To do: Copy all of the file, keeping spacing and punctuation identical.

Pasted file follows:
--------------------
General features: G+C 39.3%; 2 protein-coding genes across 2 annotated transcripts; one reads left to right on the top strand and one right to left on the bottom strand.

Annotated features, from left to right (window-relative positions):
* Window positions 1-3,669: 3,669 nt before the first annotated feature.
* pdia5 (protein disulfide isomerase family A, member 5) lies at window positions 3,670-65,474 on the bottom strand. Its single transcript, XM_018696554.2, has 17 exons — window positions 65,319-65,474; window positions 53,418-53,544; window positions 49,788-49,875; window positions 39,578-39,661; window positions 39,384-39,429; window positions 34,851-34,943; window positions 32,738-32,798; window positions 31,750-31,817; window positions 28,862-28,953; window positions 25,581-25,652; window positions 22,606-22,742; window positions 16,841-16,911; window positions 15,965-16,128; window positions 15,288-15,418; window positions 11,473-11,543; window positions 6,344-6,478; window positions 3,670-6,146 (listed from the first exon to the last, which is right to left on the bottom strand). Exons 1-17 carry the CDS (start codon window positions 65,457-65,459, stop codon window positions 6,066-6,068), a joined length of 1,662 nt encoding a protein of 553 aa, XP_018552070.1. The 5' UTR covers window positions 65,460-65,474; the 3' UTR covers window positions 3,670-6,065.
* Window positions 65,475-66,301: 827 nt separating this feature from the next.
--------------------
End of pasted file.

General features: G+C 39.3%; 2 protein-coding genes across 2 annotated transcripts; one reads left to right on the top strand and one right to left on the bottom strand.

Annotated features, from left to right (window-relative positions):
* Window positions 1-3,669: 3,669 nt before the first annotated feature.
* pdia5 (protein disulfide isomerase family A, member 5) lies at window positions 3,670-65,474 on the bottom strand. Its single transcript, XM_018696554.2, has 17 exons — window positions 65,319-65,474; window positions 53,418-53,544; window positions 49,788-49,875; window positions 39,578-39,661; window positions 39,384-39,429; window positions 34,851-34,943; window positions 32,738-32,798; window positions 31,750-31,817; window positions 28,862-28,953; window positions 25,581-25,652; window positions 22,606-22,742; window positions 16,841-16,911; window positions 15,965-16,128; window positions 15,288-15,418; window positions 11,473-11,543; window positions 6,344-6,478; window positions 3,670-6,146 (listed from the first exon to the last, which is right to left on the bottom strand). Exons 1-17 carry the CDS (start codon window positions 65,457-65,459, stop codon window positions 6,066-6,068), a joined length of 1,662 nt encoding a protein of 553 aa, XP_018552070.1. The 5' UTR covers window positions 65,460-65,474; the 3' UTR covers window positions 3,670-6,065.
* Window positions 65,475-66,301: 827 nt separating this feature from the next.